Number 11Kinchōkoku-ji temple
History of the temple
Chōkoku temple is 3 and half ri south from Matsusaka. Hase in Niu lies within Sana village in Taki district but because it is beside Mount Niu, many mistakenly regard it as a part of the same village. It is said that the temple was founded by Emperor Kōkō (830-887). The main statue is a 2 jō high Jūichimen Kannon (Eleven-Faced Kannon) carved by an unknown sculptor. It stands in a tile-roofed hall which is 6 by 7 ken. The hall resides at the top of the mountain, 20 chō in the north-east direction from Niu. The temple is called Kinchōkoku-ji (Close Chōkoku-ji) and it is a temple number 11 of Ise Pilgrimage.
Hase-dera temple in Yamato and Kinchōkoku-ji not only stand along the same road, but also follow the same Buddhist path.
According to the passed down story Kinchōkoku-ji, which originally was called Niusan Kōmyō-ji, was built in 885 by Iitaka-no-sukune Morouji (Buddhist name: Kanshō), a member of a powerful clan. He gathered donations for the construction from his close family and relatives, later to also receive farmland from other powerful clans of Iino, Taki and Watarai.
The main statue was made in 11th Century and is a 6.6m (21ft 7.84in) high wooden statue of standing Jūichimen Kannon (Eleven-Faced Kannon). It was designated as National Treasure (Important Cultural Property) on the 20th of August 1913. It is believed that the statue was enshrined in this temple thanks to the efforts of Gonzō (754-827), a monk who was one of the Kūkai’s (Kōbō Daishi, 774-835, the founder of Shingon sect) teachers. According to the legend the statue of Kannon in Kinchōkoku-ji, Kannon of Hase-dera temple in Nara and Kannon of Hase-dera in Kamakura were all carved from the same tree. All three of them are referred to as Japanese Three Kannons (Nihon San Kannon). The statue’s detailed measurements starting from the size of the face, length of the arms and other 13 parts are written down in Kinchōkoku-ji Shizaichō (designated as Important Cultural Property), a record of temple’s possessions transcribed in 958. It states: one statue of Jūichimen Kannon, covered in gold, height 1 jō 8 shaku.
Together with the end of Heian period (794-1192) the founding clan Iitaka lost its power and so did the temple. Between the years of 1504 and 1520 it was revived by a monk called Shinkai (?-1595). Since 1575 the temple received land from many lords of the province, among them: Kitabatake Nobuoki (also known as Oda Nobukatsu, 1558-1630), Gamō Ujisato (1556-1595) and Makimura Toshisada (1546-1593). The temple prospered and seven sub-temples were built within its precinct. During the times of the next abbot Shōson (?-1653), the temple received 0.496ha (1.22ac) of farmlands from the lord of Tamaru Castle Inaba Michitō (1570-1608) in 1608, and from the lord of Tsu Castle Tōdō Takatora (1556-1630) in 1617. Thanks to Shōson’s efforts in 1648 a temple bell was casted and hanged in the newly constructed bell tower.
In Edo period the land was producing 5 koku (0.75t) of rice. In 1661 the previous lord of Kishū Domain – Tokugawa Yorinobu (1602-1671) visited the temple and ordered reconstruction of the Main Hall. In the middle of the construction works a fire broke out from the carpenter’s shack. The workers tried their best to put the fire out but despite their efforts, it spread and was getting close to the Main Hall. Kaiyō, the temple’s abbot, prayed with his whole heart to Goddess Kannon worshiped at the temple. Then suddenly a strong wind started to blow and the fire changed its direction eventually leaving the Main Hall untouched. According to the records, the construction was finished in 1663.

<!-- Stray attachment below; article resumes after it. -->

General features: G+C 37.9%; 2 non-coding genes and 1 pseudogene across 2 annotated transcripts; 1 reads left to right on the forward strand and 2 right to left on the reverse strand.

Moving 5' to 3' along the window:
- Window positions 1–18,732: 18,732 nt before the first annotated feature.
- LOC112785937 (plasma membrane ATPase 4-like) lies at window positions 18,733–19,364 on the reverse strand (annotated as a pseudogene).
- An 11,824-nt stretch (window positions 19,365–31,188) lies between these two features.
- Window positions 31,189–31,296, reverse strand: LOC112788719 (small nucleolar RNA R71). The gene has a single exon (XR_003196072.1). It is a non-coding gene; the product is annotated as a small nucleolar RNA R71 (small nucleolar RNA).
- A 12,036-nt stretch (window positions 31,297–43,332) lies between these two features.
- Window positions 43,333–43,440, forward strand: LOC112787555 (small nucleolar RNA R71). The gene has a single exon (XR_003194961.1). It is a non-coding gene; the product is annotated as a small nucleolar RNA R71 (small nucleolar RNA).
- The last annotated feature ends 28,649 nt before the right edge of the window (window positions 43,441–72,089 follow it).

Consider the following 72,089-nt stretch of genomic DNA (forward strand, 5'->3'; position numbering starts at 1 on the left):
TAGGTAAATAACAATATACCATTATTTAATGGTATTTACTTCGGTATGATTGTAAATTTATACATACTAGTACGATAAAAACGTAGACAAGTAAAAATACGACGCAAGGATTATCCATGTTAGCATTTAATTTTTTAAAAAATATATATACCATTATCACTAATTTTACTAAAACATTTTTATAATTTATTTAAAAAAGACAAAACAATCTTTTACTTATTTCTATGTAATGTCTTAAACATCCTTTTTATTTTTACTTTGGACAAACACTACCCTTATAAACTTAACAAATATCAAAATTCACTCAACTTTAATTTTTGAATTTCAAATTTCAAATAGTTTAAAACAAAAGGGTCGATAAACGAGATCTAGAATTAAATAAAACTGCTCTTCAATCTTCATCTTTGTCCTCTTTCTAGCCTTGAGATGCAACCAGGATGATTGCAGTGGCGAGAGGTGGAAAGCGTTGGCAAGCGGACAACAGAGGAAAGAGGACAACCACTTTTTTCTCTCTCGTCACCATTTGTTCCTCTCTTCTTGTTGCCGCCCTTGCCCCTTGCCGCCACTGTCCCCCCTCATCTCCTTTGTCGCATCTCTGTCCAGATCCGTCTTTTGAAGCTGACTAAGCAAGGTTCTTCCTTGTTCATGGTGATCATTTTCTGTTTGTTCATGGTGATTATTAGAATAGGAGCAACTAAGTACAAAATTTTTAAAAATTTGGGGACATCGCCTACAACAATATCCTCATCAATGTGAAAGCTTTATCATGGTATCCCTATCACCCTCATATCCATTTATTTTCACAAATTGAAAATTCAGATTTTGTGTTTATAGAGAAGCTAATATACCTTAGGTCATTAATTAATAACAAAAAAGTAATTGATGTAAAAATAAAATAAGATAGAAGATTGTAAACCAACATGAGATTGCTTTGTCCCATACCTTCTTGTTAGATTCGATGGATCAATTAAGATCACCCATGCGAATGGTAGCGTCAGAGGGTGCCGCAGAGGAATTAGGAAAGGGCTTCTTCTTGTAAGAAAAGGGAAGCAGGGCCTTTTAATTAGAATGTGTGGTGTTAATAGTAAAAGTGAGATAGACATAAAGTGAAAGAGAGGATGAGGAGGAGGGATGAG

In the August of 1690 due to heavy rain a landslide occurred at the mountain behind the Main Hall. The building was damaged but the main statue of Kannon was speared once again. It was once more rebuilt in 1694 by an abbot Kaishun. During this time the official name of the temple was also changed to Kinchōkoku-ji. For the next 300 years the Main Hall has been standing in the same place and except for roof repairs done in the middle of the 20th Century it remains untouched to this day.
Kinchōkoku-ji has also one more building – a Visitor Hall in which a statue of Dainichi Nyorai (Great Illuminating Buddha) is being worshiped. It is 94cm (3ft1in) high and was made in the 10th Century. It is the first main statue of this temple, from the times when it was still called Kōmyō-ji. The statue of Dainichi Nyorai is designated as the Town’s Cultural Property.
The temple’s current name Kinchōkoku-ji is combined from two parts: Kin – meaning close, Chōkoku-ji which can also be read as Hase-dera. There are two theories explaining why it is called “Closer Chōkoku-ji”. The first appears in the official history of Taki town: There is one more Chōkoku-ji temple in Hase village of Anō district (currently Hase district in Tsu city) which is called Enchōkoku-ji – “Far Chōkoku-ji”. Far and close may refer to the distance to Hase-dera in Yamato (Nara). One more theory is presented in the official leaflet given at Kinchōkoku-ji temple: Character for “close” was attached to the name to state that this Chōkoku-ji (Hase-dera) is the one which is closer to the Ise Shrine.
Shingon Yamashina branch